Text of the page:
Forgetting about the question of how do you get a leash on a stock car, we dive into NASCAR Unleashed – a game that is supposed to take the racing genre and crank up the intensity to eleven.
But it doesn’t quite achieve that result.
This game has you picking one of several NASCAR drivers – or some guy whose picture is completely blacked out named Custom Driver. At the first go, you can only pick one or two cars from each driver, but you get more by scoring points.
The main mode is Championship Mode – a mode that consists of sets of tracks. You get the points by beating a certain place in the race, by doing a certain number of slams into other cars, trashing obstacles, sling shooting around other cars, jump far, and by not hitting any walls during an entire lap.
And by doing those feats, you also fill up part of a boost meter. When that meter is filled up, you can get incredible speed for a short while – which is always fun.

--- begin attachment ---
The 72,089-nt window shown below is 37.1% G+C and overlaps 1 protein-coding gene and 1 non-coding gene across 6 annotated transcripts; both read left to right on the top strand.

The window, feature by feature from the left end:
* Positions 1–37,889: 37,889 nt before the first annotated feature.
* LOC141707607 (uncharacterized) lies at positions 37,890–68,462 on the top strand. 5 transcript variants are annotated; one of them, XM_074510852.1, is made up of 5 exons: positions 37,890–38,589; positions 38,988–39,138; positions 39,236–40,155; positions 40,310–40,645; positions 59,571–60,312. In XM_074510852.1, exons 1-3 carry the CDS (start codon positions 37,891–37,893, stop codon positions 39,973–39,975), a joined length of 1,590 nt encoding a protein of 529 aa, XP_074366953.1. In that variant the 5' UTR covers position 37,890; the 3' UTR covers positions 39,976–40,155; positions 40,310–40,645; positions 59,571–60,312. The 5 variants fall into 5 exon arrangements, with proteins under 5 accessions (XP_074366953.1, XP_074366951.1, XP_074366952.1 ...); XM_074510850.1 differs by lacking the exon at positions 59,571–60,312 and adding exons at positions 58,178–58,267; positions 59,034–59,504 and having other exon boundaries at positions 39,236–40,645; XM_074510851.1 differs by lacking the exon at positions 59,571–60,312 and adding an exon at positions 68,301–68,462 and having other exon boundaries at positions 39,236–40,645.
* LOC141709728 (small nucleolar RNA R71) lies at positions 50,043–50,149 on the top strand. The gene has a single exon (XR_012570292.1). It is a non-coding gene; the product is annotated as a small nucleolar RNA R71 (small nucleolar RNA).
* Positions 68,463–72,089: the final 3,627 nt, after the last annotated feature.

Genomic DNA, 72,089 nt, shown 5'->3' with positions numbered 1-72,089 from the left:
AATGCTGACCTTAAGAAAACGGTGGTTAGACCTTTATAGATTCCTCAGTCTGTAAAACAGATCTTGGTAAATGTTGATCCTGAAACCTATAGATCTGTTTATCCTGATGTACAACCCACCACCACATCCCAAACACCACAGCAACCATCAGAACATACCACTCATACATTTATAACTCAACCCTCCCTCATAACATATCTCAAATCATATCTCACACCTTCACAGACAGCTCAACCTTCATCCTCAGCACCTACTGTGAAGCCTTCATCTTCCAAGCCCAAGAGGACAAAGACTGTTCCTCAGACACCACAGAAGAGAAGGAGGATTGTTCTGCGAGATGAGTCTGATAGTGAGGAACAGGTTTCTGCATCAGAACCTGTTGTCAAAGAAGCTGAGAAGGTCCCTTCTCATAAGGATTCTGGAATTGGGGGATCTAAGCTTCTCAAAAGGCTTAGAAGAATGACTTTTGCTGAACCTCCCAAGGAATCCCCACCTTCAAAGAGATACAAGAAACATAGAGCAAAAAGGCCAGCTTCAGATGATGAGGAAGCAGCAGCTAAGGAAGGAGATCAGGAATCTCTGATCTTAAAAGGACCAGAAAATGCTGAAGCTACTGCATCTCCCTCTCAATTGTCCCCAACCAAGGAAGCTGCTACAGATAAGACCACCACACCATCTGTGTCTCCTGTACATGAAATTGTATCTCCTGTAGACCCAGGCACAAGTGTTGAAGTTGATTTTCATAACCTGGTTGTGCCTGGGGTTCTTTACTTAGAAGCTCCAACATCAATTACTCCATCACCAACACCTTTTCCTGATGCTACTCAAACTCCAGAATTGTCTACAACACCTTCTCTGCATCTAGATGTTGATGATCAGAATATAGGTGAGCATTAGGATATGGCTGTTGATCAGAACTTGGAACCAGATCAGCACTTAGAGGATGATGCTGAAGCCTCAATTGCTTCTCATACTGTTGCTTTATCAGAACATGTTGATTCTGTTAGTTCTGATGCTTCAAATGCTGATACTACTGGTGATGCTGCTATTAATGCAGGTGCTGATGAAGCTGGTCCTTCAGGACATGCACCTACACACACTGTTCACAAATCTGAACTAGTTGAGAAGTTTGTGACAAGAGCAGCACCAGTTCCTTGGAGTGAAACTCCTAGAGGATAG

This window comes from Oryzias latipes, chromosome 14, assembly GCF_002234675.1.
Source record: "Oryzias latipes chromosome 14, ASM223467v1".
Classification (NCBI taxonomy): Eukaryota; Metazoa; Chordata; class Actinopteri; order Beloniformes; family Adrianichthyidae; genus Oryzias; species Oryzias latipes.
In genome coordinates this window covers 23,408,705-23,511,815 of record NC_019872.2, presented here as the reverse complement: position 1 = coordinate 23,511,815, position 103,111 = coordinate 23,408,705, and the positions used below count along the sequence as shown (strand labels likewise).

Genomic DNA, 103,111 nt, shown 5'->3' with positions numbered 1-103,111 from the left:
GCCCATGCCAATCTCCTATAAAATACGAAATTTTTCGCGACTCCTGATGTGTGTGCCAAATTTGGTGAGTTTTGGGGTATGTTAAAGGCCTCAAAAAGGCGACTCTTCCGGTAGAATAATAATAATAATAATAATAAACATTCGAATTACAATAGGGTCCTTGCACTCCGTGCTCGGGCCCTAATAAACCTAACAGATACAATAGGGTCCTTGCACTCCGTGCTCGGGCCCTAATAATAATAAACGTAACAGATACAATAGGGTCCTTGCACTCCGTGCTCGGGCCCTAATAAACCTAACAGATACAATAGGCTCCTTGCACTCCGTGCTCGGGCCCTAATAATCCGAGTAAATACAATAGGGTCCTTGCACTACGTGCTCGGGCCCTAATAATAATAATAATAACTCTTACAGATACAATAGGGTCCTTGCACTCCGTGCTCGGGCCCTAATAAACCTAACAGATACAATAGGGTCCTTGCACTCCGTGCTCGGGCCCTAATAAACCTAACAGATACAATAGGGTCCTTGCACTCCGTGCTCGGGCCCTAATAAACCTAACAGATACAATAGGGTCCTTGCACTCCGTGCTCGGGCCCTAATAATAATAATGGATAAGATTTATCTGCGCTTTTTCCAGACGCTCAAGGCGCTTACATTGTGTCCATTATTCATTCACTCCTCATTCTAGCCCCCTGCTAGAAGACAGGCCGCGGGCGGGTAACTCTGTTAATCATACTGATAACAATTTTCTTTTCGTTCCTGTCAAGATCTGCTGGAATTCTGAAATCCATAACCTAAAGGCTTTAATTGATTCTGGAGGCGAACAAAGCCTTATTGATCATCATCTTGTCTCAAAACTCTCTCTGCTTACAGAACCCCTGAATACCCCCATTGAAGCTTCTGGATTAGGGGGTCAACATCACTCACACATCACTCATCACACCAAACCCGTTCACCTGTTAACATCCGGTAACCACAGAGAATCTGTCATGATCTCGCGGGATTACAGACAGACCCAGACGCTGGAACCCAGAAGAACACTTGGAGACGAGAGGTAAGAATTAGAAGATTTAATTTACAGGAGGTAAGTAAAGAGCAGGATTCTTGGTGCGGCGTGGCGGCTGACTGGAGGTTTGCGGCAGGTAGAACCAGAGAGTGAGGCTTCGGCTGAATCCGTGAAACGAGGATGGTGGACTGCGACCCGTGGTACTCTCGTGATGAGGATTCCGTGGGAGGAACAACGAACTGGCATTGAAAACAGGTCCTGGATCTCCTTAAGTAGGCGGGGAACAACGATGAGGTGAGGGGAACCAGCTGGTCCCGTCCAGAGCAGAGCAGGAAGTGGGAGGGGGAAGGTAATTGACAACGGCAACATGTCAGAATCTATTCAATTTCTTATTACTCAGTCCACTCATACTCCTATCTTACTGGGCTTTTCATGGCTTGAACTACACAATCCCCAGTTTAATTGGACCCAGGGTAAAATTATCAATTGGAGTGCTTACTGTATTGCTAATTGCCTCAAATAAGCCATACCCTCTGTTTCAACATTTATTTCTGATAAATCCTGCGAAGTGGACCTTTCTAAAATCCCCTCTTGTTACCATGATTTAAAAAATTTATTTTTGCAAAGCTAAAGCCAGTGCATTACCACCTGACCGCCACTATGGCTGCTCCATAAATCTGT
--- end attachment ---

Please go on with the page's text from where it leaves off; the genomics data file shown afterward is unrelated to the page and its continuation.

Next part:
This would be a great game if the AI weren’t treating every race like a demolition derby. Some of the AI racers are not interested in winning – they want to make sure you don’t finish high in the rankings by deliberately crashing into you over and over again. These AI drivers make the game much harder than it should be and they also take some fun out of the game. The only tried and true way of winning is to get a boost ready, then use it just before the finish line.
Another problem I have with the game is that none of the cars can be modified in any way – just like in NASCAR: the Game 2011. Everyone gets the exact same car – just different paint jobs (which are also non adjustable.)
And this game only supports two-player multiplayer when four is the norm for the genre, has the bland Time Trial and Quick Race option, and has no online features.
Still, NASCAR Unleashed has some thrills in it – but not enough for me to hand out money for. RENT IT.